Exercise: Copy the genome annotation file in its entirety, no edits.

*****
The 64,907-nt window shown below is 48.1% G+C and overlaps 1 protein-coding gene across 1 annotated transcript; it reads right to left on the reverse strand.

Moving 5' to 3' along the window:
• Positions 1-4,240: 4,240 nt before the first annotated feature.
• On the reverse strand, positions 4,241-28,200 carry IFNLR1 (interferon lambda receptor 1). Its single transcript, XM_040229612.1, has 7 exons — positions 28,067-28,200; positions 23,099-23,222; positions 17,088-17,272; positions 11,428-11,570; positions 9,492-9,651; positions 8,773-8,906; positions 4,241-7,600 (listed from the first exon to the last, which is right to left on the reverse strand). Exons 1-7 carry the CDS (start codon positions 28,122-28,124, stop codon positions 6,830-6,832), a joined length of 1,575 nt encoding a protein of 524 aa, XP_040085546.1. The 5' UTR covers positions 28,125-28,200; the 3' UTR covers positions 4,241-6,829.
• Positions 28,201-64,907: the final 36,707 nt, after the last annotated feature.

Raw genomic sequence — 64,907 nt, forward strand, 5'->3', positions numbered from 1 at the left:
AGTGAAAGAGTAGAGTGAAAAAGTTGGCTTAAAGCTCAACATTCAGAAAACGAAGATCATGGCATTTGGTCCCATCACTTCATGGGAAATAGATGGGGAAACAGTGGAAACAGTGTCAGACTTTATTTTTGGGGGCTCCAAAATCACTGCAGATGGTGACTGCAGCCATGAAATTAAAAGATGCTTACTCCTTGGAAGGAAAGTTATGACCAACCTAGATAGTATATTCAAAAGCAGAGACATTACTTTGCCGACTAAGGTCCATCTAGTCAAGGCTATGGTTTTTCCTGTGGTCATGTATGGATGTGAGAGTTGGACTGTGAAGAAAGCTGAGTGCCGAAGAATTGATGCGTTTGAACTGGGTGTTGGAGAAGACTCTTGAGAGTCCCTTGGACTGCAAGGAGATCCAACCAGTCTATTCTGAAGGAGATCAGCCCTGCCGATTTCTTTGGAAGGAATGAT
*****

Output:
The 64,907-nt window shown below is 48.1% G+C and overlaps 1 protein-coding gene across 1 annotated transcript; it reads right to left on the reverse strand.

Moving 5' to 3' along the window:
• Positions 1-4,240: 4,240 nt before the first annotated feature.
• On the reverse strand, positions 4,241-28,200 carry IFNLR1 (interferon lambda receptor 1). Its single transcript, XM_040229612.1, has 7 exons — positions 28,067-28,200; positions 23,099-23,222; positions 17,088-17,272; positions 11,428-11,570; positions 9,492-9,651; positions 8,773-8,906; positions 4,241-7,600 (listed from the first exon to the last, which is right to left on the reverse strand). Exons 1-7 carry the CDS (start codon positions 28,122-28,124, stop codon positions 6,830-6,832), a joined length of 1,575 nt encoding a protein of 524 aa, XP_040085546.1. The 5' UTR covers positions 28,125-28,200; the 3' UTR covers positions 4,241-6,829.
• Positions 28,201-64,907: the final 36,707 nt, after the last annotated feature.

Raw genomic sequence — 64,907 nt, forward strand, 5'->3', positions numbered from 1 at the left:
AGTGAAAGAGTAGAGTGAAAAAGTTGGCTTAAAGCTCAACATTCAGAAAACGAAGATCATGGCATTTGGTCCCATCACTTCATGGGAAATAGATGGGGAAACAGTGGAAACAGTGTCAGACTTTATTTTTGGGGGCTCCAAAATCACTGCAGATGGTGACTGCAGCCATGAAATTAAAAGATGCTTACTCCTTGGAAGGAAAGTTATGACCAACCTAGATAGTATATTCAAAAGCAGAGACATTACTTTGCCGACTAAGGTCCATCTAGTCAAGGCTATGGTTTTTCCTGTGGTCATGTATGGATGTGAGAGTTGGACTGTGAAGAAAGCTGAGTGCCGAAGAATTGATGCGTTTGAACTGGGTGTTGGAGAAGACTCTTGAGAGTCCCTTGGACTGCAAGGAGATCCAACCAGTCTATTCTGAAGGAGATCAGCCCTGCCGATTTCTTTGGAAGGAATGAT